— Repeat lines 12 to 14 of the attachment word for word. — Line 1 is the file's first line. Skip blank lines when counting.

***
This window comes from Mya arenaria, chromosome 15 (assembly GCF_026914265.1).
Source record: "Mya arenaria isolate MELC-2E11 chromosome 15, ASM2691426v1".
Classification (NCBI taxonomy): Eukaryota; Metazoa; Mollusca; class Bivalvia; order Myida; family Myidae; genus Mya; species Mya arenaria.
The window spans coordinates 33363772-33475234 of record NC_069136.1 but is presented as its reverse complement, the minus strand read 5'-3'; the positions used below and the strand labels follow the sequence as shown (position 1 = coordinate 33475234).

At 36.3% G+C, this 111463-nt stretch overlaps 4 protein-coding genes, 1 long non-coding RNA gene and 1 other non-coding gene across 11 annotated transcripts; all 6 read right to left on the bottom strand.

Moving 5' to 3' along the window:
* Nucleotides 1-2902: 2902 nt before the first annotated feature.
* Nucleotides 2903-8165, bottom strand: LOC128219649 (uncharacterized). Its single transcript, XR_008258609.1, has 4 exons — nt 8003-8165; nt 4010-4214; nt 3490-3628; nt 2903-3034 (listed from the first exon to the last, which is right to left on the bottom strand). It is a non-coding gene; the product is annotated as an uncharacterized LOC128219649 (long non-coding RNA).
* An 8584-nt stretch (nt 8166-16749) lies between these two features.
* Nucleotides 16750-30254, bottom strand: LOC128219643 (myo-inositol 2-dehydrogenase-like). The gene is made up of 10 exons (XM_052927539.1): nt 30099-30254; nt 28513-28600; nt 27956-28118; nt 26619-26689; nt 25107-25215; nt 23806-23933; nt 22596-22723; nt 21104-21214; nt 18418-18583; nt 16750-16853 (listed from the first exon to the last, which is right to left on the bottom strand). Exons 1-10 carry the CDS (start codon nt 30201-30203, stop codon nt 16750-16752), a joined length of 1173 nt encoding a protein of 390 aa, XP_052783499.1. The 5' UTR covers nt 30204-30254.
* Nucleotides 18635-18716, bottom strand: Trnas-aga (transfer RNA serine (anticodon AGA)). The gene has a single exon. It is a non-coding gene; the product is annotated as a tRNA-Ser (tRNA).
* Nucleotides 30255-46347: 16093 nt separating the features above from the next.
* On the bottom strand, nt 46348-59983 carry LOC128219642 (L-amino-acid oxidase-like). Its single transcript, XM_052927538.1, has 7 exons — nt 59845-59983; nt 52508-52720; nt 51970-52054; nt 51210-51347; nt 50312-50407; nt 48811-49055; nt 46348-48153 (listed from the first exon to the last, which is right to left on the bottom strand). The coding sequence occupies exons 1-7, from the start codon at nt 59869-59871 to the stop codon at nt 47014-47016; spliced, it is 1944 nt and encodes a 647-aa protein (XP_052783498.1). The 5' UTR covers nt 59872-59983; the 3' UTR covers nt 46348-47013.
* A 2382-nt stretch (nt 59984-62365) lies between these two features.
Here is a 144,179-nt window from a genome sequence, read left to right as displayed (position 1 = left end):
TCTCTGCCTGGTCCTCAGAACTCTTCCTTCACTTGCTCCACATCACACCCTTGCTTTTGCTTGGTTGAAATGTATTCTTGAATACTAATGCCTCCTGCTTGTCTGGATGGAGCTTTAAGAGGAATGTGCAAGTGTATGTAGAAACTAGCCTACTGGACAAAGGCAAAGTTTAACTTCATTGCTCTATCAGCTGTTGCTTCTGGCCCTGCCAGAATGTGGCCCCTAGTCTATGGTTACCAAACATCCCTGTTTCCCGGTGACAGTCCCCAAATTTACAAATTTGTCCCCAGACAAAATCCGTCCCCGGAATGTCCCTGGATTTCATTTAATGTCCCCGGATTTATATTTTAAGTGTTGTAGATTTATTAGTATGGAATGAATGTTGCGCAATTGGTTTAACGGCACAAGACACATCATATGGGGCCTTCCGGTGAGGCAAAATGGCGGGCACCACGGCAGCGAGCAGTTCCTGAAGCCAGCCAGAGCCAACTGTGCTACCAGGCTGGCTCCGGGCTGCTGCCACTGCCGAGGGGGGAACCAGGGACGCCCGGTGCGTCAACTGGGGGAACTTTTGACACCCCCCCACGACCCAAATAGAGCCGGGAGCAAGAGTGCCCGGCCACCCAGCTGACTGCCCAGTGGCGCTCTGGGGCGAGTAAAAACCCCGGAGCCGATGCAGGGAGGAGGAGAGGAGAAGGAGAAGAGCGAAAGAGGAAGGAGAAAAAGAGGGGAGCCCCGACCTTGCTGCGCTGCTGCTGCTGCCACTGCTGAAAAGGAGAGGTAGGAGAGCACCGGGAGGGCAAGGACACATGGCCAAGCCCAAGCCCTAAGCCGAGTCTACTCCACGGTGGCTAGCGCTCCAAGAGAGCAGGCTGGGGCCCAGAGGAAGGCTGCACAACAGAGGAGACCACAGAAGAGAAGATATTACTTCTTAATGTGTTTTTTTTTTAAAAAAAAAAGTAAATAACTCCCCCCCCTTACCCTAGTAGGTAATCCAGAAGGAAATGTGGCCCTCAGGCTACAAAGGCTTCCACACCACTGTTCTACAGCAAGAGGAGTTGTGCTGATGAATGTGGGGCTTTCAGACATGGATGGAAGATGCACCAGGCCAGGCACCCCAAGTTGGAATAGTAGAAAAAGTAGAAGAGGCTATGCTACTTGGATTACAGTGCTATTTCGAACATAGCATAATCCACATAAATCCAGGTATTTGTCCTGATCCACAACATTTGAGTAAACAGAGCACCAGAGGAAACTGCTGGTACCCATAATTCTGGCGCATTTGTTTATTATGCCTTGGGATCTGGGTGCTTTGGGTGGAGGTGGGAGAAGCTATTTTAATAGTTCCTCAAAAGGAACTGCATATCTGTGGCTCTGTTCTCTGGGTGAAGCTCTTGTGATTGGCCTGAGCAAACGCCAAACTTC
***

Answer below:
* Nucleotides 30255-46347: 16093 nt separating the features above from the next.
* On the bottom strand, nt 46348-59983 carry LOC128219642 (L-amino-acid oxidase-like). Its single transcript, XM_052927538.1, has 7 exons — nt 59845-59983; nt 52508-52720; nt 51970-52054; nt 51210-51347; nt 50312-50407; nt 48811-49055; nt 46348-48153 (listed from the first exon to the last, which is right to left on the bottom strand). The coding sequence occupies exons 1-7, from the start codon at nt 59869-59871 to the stop codon at nt 47014-47016; spliced, it is 1944 nt and encodes a 647-aa protein (XP_052783498.1). The 5' UTR covers nt 59872-59983; the 3' UTR covers nt 46348-47013.
* A 2382-nt stretch (nt 59984-62365) lies between these two features.